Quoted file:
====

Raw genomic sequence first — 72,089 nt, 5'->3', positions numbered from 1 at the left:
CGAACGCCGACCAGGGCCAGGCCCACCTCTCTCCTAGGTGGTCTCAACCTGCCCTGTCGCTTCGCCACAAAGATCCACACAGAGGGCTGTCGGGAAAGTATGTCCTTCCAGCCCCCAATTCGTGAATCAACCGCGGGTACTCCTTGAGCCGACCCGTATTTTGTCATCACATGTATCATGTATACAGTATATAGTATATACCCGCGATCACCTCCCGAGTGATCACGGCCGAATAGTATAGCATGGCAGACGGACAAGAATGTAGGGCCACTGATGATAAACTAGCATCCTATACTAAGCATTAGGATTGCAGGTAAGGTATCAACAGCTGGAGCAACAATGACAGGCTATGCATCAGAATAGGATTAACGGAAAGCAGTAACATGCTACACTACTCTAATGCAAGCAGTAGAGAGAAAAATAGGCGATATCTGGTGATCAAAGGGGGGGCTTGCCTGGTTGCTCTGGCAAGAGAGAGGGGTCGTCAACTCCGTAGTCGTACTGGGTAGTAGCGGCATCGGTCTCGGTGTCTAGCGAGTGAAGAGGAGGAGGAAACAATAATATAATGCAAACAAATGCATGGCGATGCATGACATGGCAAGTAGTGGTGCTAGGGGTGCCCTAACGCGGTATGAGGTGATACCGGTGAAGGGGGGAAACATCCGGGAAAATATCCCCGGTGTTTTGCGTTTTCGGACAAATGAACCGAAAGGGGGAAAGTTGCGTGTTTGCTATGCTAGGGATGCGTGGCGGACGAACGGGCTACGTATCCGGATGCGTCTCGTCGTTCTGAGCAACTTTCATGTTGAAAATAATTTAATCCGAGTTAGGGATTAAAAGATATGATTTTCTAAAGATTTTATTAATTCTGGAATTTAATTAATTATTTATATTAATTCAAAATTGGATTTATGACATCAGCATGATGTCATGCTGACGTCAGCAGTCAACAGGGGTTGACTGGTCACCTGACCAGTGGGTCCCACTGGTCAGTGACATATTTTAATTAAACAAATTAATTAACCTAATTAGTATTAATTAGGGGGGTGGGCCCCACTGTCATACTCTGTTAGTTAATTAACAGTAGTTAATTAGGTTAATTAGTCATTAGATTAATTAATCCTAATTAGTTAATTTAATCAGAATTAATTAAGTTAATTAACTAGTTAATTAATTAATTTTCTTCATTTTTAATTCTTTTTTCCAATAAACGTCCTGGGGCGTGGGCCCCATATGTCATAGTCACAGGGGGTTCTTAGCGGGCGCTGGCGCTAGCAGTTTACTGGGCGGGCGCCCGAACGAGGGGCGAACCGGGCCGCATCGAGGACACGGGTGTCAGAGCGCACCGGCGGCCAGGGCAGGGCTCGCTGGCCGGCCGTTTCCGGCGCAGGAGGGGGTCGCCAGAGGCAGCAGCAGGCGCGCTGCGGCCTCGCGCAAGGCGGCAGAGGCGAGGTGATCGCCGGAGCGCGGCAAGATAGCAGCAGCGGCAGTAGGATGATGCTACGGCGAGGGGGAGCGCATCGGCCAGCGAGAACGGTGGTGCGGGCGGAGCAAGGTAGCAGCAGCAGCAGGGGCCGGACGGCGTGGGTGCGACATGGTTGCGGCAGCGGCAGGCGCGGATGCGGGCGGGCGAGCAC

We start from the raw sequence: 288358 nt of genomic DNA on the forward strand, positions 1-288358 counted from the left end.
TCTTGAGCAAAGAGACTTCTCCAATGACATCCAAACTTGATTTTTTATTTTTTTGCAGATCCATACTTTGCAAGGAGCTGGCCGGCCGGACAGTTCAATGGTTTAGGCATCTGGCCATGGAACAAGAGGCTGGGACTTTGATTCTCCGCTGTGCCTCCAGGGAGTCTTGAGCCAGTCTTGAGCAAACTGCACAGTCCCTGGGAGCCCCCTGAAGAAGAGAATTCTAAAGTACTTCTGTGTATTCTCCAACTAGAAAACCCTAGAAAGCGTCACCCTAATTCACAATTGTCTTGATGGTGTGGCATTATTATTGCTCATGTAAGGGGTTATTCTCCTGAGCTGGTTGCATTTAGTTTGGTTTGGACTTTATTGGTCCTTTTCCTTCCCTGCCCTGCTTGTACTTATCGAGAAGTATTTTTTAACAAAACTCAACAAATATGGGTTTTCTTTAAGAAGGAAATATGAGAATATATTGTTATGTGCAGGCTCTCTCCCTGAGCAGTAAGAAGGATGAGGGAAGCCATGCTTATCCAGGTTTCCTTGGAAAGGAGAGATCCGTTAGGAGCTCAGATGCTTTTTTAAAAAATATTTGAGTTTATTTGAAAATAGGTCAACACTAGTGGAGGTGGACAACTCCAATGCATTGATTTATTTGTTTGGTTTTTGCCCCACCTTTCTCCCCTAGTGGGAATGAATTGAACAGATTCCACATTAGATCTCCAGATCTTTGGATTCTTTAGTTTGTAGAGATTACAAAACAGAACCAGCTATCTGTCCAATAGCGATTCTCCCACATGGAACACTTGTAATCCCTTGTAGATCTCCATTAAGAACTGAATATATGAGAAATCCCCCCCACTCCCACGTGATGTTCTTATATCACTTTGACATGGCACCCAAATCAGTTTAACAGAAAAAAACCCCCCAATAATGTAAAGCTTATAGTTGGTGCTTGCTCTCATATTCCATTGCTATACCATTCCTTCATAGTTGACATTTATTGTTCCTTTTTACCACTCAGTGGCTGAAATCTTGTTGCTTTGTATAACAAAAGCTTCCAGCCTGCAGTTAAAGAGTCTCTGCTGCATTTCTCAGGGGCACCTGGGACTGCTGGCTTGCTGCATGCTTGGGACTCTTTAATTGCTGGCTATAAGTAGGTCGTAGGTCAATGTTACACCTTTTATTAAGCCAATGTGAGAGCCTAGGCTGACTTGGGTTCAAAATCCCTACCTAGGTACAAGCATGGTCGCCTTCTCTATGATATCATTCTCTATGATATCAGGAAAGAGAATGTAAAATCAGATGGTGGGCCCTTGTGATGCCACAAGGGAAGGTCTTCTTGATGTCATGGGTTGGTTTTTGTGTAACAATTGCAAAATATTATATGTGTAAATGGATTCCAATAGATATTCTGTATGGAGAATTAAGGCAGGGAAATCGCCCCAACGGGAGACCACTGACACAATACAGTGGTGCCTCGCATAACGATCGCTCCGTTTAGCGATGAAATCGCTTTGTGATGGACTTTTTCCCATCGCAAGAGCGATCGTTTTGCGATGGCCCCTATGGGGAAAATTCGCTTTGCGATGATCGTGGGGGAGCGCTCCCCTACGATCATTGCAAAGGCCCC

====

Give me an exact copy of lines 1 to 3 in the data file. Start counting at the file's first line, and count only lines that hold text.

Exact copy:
Raw genomic sequence first — 72,089 nt, 5'->3', positions numbered from 1 at the left:
CGAACGCCGACCAGGGCCAGGCCCACCTCTCTCCTAGGTGGTCTCAACCTGCCCTGTCGCTTCGCCACAAAGATCCACACAGAGGGCTGTCGGGAAAGTATGTCCTTCCAGCCCCCAATTCGTGAATCAACCGCGGGTACTCCTTGAGCCGACCCGTATTTTGTCATCACATGTATCATGTATACAGTATATAGTATATACCCGCGATCACCTCCCGAGTGATCACGGCCGAATAGTATAGCATGGCAGACGGACAAGAATGTAGGGCCACTGATGATAAACTAGCATCCTATACTAAGCATTAGGATTGCAGGTAAGGTATCAACAGCTGGAGCAACAATGACAGGCTATGCATCAGAATAGGATTAACGGAAAGCAGTAACATGCTACACTACTCTAATGCAAGCAGTAGAGAGAAAAATAGGCGATATCTGGTGATCAAAGGGGGGGCTTGCCTGGTTGCTCTGGCAAGAGAGAGGGGTCGTCAACTCCGTAGTCGTACTGGGTAGTAGCGGCATCGGTCTCGGTGTCTAGCGAGTGAAGAGGAGGAGGAAACAATAATATAATGCAAACAAATGCATGGCGATGCATGACATGGCAAGTAGTGGTGCTAGGGGTGCCCTAACGCGGTATGAGGTGATACCGGTGAAGGGGGGAAACATCCGGGAAAATATCCCCGGTGTTTTGCGTTTTCGGACAAATGAACCGAAAGGGGGAAAGTTGCGTGTTTGCTATGCTAGGGATGCGTGGCGGACGAACGGGCTACGTATCCGGATGCGTCTCGTCGTTCTGAGCAACTTTCATGTTGAAAATAATTTAATCCGAGTTAGGGATTAAAAGATATGATTTTCTAAAGATTTTATTAATTCTGGAATTTAATTAATTATTTATATTAATTCAAAATTGGATTTATGACATCAGCATGATGTCATGCTGACGTCAGCAGTCAACAGGGGTTGACTGGTCACCTGACCAGTGGGTCCCACTGGTCAGTGACATATTTTAATTAAACAAATTAATTAACCTAATTAGTATTAATTAGGGGGGTGGGCCCCACTGTCATACTCTGTTAGTTAATTAACAGTAGTTAATTAGGTTAATTAGTCATTAGATTAATTAATCCTAATTAGTTAATTTAATCAGAATTAATTAAGTTAATTAACTAGTTAATTAATTAATTTTCTTCATTTTTAATTCTTTTTTCCAATAAACGTCCTGGGGCGTGGGCCCCATATGTCATAGTCACAGGGGGTTCTTAGCGGGCGCTGGCGCTAGCAGTTTACTGGGCGGGCGCCCGAACGAGGGGCGAACCGGGCCGCATCGAGGACACGGGTGTCAGAGCGCACCGGCGGCCAGGGCAGGGCTCGCTGGCCGGCCGTTTCCGGCGCAGGAGGGGGTCGCCAGAGGCAGCAGCAGGCGCGCTGCGGCCTCGCGCAAGGCGGCAGAGGCGAGGTGATCGCCGGAGCGCGGCAAGATAGCAGCAGCGGCAGTAGGATGATGCTACGGCGAGGGGGAGCGCATCGGCCAGCGAGAACGGTGGTGCGGGCGGAGCAAGGTAGCAGCAGCAGCAGGGGCCGGACGGCGTGGGTGCGACATGGTTGCGGCAGCGGCAGGCGCGGATGCGGGCGGGCGAGCAC

We start from the raw sequence: 288358 nt of genomic DNA on the forward strand, positions 1-288358 counted from the left end.